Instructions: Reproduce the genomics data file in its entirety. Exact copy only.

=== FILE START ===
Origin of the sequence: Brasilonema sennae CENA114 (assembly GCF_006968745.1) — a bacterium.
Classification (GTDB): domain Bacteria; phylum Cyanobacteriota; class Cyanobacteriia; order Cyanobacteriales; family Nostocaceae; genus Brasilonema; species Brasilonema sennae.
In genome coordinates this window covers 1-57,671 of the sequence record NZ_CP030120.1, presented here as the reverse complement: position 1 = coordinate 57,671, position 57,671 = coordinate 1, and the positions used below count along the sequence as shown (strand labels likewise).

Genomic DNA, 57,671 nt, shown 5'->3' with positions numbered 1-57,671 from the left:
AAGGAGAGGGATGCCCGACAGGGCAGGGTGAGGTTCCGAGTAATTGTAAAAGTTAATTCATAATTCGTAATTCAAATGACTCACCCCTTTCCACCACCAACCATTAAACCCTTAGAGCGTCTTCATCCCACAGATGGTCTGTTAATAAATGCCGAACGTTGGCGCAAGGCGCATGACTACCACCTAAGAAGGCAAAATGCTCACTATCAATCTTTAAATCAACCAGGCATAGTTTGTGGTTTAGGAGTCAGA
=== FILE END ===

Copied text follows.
Origin of the sequence: Brasilonema sennae CENA114 (assembly GCF_006968745.1) — a bacterium.
Classification (GTDB): domain Bacteria; phylum Cyanobacteriota; class Cyanobacteriia; order Cyanobacteriales; family Nostocaceae; genus Brasilonema; species Brasilonema sennae.
In genome coordinates this window covers 1-57,671 of the sequence record NZ_CP030120.1, presented here as the reverse complement: position 1 = coordinate 57,671, position 57,671 = coordinate 1, and the positions used below count along the sequence as shown (strand labels likewise).

Genomic DNA, 57,671 nt, shown 5'->3' with positions numbered 1-57,671 from the left:
AAGGAGAGGGATGCCCGACAGGGCAGGGTGAGGTTCCGAGTAATTGTAAAAGTTAATTCATAATTCGTAATTCAAATGACTCACCCCTTTCCACCACCAACCATTAAACCCTTAGAGCGTCTTCATCCCACAGATGGTCTGTTAATAAATGCCGAACGTTGGCGCAAGGCGCATGACTACCACCTAAGAAGGCAAAATGCTCACTATCAATCTTTAAATCAACCAGGCATAGTTTGTGGTTTAGGAGTCAGA